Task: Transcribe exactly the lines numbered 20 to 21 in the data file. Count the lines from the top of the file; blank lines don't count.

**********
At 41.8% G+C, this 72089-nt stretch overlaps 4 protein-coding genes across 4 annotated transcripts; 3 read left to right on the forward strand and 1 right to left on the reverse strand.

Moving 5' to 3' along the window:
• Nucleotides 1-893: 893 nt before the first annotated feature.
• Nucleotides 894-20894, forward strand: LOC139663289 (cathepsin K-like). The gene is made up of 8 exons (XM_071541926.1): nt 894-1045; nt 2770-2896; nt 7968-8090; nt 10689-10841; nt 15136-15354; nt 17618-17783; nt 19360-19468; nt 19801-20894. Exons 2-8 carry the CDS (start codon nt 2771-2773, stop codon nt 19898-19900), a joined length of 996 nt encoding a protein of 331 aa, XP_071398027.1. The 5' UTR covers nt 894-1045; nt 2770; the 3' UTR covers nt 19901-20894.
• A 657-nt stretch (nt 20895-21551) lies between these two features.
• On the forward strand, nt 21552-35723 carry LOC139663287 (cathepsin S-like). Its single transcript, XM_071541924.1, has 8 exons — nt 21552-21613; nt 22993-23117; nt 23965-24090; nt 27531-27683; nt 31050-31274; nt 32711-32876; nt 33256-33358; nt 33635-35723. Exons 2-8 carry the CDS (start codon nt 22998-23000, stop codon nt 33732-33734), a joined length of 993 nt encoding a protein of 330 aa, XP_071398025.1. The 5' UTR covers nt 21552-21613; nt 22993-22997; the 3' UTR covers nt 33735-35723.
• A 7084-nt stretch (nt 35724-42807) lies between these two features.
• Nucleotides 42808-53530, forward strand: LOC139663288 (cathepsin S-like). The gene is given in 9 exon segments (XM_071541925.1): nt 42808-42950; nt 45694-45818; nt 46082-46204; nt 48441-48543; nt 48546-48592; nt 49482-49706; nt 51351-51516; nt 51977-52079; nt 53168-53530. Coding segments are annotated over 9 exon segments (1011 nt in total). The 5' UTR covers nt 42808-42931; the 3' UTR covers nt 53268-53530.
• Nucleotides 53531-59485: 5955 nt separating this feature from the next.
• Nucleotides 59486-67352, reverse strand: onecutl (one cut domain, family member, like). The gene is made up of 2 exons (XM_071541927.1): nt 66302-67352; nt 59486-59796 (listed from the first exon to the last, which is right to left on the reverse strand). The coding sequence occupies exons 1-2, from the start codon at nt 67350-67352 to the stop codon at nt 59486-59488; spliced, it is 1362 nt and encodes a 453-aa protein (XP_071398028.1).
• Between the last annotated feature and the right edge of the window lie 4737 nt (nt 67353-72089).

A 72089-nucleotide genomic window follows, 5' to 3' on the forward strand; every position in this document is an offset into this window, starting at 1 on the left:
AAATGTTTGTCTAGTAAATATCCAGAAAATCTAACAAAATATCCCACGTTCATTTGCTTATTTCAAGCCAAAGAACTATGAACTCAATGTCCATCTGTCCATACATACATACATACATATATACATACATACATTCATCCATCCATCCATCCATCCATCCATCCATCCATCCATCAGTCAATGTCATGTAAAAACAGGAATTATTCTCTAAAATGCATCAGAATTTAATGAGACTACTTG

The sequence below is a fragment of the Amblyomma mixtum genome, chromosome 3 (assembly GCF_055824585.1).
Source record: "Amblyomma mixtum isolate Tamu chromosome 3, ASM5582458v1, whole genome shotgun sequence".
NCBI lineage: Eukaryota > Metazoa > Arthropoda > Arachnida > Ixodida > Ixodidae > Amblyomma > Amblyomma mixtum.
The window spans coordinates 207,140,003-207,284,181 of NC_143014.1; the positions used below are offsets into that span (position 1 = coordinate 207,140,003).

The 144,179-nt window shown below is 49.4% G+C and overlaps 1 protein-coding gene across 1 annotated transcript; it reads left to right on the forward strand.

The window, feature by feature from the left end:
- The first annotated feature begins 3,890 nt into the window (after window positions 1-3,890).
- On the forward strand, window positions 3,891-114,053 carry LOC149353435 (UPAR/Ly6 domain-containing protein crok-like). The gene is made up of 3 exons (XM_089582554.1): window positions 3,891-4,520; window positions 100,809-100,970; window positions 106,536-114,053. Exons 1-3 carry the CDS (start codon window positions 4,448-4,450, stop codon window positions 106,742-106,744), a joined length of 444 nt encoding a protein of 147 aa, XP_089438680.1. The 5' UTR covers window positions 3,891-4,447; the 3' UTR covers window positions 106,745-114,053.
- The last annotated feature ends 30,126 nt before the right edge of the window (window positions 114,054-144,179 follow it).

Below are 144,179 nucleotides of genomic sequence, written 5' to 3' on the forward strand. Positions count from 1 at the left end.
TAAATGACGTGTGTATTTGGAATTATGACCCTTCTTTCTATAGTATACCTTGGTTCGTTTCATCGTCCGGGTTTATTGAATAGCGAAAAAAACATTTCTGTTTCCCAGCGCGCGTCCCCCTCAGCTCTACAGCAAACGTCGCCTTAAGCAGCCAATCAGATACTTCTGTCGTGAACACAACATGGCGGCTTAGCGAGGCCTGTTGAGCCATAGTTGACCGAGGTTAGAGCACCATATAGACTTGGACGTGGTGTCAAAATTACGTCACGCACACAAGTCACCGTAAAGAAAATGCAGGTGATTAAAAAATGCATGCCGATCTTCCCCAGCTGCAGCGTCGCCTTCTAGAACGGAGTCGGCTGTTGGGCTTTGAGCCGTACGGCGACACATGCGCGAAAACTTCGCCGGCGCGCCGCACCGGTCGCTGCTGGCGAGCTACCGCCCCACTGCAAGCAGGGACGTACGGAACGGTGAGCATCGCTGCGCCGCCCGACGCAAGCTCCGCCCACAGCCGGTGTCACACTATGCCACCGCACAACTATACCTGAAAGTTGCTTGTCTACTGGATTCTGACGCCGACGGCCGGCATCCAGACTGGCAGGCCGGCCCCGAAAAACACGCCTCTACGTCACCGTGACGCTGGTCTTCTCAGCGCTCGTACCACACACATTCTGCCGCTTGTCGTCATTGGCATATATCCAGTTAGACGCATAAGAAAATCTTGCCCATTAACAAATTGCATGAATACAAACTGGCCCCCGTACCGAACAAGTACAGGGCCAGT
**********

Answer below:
- The first annotated feature begins 3,890 nt into the window (after window positions 1-3,890).
- On the forward strand, window positions 3,891-114,053 carry LOC149353435 (UPAR/Ly6 domain-containing protein crok-like). The gene is made up of 3 exons (XM_089582554.1): window positions 3,891-4,520; window positions 100,809-100,970; window positions 106,536-114,053. Exons 1-3 carry the CDS (start codon window positions 4,448-4,450, stop codon window positions 106,742-106,744), a joined length of 444 nt encoding a protein of 147 aa, XP_089438680.1. The 5' UTR covers window positions 3,891-4,447; the 3' UTR covers window positions 106,745-114,053.